By CJPC Intern Lily Walter

The debate over the death penalty has long been about morality. Those in favor argue that the punishment must fit the crime, and that the taking of the life deserves the loss of one’s life. Those opposed argue that we cannot be the arbiters of who lives and who dies. The taking of a life, even as punishment, is still murder. However, recent years have seen a move towards arguments based on finances, discriminatory practices, and the issue of innocence, with the method of execution gaining focus as well.

The numbers comparing the costs of capital punishment and life in prison are hazy and can be interpreted in different ways. Nonetheless, multiple states have found capital trial costs are much higher than regular murder trials. Capital cases are required to be tried in front of a jury of 12 people-this makes the process longer and therefore more expensive. Also, there are the additional costs of every appeal the defendants are legally allowed to make. According to a study done by Duke, the death penalty costs North Carolina $2.16 million per execution over the costs of sentencing murderers to life imprisonment. The bulk of these expenses simply come from the trial costs.

Since the 1970s, the deep-seated racism within our criminal justice system has become more apparent. The application of the death penalty in capital murder cases has proved to be discriminatory in its nature. According to the Death Penalty Information Center, juries in some states are three times more likely to hand down a death penalty for a black offender than a white offender. The race of the victim matters as well. A study “in North Carolina found that the odds of receiving a death sentence rose by 3.5 times among those defendants whose victims were white.” Finally, the demographics of the death row population show a racial bias as well. 42% of the inmates are black, although African-Americans only account for 12.5% of the U.S. population.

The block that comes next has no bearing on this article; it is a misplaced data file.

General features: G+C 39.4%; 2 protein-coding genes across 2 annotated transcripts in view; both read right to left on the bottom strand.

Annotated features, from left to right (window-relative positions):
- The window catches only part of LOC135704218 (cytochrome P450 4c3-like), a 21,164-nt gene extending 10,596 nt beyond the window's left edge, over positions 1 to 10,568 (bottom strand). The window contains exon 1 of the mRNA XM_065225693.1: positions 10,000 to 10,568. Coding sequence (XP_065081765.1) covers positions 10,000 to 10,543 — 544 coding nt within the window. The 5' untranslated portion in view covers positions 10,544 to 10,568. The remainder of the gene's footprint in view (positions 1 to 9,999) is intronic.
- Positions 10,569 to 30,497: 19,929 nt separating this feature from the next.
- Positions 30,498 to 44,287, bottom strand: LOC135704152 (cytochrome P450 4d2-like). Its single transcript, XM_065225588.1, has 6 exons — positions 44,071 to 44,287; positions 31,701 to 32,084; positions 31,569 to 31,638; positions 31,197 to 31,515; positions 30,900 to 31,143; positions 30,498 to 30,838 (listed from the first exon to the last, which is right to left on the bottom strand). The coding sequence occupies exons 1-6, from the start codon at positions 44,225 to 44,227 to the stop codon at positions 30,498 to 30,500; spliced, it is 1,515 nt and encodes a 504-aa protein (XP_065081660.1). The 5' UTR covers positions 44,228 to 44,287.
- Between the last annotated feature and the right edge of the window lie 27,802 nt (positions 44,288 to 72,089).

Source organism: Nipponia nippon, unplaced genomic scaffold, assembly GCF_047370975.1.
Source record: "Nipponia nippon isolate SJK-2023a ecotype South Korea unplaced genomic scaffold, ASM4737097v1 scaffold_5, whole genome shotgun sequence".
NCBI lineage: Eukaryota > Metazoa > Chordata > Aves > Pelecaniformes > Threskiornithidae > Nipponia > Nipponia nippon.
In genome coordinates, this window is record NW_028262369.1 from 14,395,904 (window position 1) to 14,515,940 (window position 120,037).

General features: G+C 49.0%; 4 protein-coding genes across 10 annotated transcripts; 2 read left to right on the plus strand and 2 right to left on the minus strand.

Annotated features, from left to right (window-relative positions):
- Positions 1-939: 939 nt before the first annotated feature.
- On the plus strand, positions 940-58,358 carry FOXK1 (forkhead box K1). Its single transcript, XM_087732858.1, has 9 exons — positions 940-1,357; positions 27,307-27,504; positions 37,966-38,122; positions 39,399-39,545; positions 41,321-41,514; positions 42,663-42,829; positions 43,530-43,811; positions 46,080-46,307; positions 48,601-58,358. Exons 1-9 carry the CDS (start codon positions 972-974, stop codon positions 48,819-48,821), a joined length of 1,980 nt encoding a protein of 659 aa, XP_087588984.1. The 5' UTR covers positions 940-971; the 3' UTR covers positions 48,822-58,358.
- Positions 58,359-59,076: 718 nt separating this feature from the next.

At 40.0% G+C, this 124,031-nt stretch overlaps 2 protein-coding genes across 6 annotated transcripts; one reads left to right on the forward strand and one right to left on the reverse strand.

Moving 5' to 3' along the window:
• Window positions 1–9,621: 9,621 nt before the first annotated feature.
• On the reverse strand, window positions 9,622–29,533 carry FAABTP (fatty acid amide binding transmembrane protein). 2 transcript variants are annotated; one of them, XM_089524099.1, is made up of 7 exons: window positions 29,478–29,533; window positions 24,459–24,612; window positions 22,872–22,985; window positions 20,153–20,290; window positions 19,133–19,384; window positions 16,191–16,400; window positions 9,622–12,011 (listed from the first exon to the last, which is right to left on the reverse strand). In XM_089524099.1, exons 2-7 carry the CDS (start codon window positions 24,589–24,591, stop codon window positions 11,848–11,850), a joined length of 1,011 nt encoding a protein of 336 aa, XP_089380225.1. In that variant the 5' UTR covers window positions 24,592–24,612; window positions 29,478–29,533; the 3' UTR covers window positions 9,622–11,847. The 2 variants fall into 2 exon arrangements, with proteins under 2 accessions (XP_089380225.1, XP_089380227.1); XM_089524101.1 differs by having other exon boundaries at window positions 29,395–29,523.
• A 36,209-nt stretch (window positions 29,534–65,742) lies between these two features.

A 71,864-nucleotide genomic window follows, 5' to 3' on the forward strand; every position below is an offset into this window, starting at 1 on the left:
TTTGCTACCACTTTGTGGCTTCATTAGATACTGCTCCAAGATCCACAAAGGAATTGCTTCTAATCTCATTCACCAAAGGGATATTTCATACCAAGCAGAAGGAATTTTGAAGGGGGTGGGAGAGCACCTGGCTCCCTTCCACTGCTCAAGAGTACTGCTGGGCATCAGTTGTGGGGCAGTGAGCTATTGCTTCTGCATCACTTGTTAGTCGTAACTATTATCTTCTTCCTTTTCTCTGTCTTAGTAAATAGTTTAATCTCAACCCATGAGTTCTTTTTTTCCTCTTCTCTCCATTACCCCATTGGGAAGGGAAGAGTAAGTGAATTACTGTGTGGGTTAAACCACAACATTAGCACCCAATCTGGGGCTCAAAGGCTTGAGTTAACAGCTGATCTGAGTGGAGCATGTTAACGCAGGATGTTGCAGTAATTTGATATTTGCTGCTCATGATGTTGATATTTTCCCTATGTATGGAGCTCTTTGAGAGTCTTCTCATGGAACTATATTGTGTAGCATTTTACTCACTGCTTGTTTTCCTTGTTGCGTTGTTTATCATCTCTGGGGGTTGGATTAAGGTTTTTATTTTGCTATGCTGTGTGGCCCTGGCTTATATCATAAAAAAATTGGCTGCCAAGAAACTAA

Recently, the argument about the death penalty has shifted to the way we execute people. The first execution by lethal injection was in 1982, and has become the main method since then. Deemed to be more humane than the gruesome electric chair, defendants are injected with a three-drug combination meant to stop the heart without causing any pain. However, the increased number of botched injections has caused greater scrutiny of lethal injection. Some high-profile failed executions where inmates choked and gasped and took thirty minutes to die were brought to the Supreme Court and heard before them. Opponents of the death penalty argue it is cruel and unusual and thus violates the eighth amendment. As prisons struggle to find new alternative combinations, defendants suffer accordingly. Finally, the issue of innocence is perhaps the most compelling argument opponents of the death penalty can make. Since the reinstatement of capital punishment in 1976, 164 people on death row have been exonerated, meaning their innocence was proved after new evidence was heard. The Death Penalty Information Center found that “from 2000-2011, there was an average of 5 exonerations per year.” The death of one innocent person seems reason enough to look critically at a process not guaranteed to prove guilt. But the frequency with which innocent people on death row are freed should cause a moral reckoning throughout our entire nation.

In the wake of the reform movement of the 1960s and 1970s, a series of court cases were handed down limiting the death penalty. While there are now laws in place prohibiting the execution of juveniles and the mentally disabled, many inmates who fall into these categories still sit on death row. In North Carolina, about 75% of death row inmates were sentenced under laws that are now considered obsolete. Were they to be tried again today, their sentence would be life in prison. Additionally, many sentences have been commuted (meaning they’ve been decreased to life in prison without parole) because the legal representation of death row clients was deemed constitutionally unfair.

No data exists showing that fewer people commit crimes out of fear of capital punishment. Furthermore, in order to demonstrate the effectiveness of a deterrent, we would expect to see lower crime rates in states allowing for the death penalty. Ideally, a high rate of executions would correlate to a lower number of violent crimes, were it an effective deterrent. The data says the opposite. The South account for 80% of all death row executions, but also has the highest murder rate in the country.

The data is convincing. The death penalty is no longer a practical means of either deterring or punishing people. It costs us as a society, both financially and morally. We are guilty of the state-sanctioned murder of innocent people, and it must end. Arguments about deterring others from murdering, or creating an adequate punishment for a horrible crime are no longer acceptable. We know the truth. It should set us, and the thousands of people on death row, free.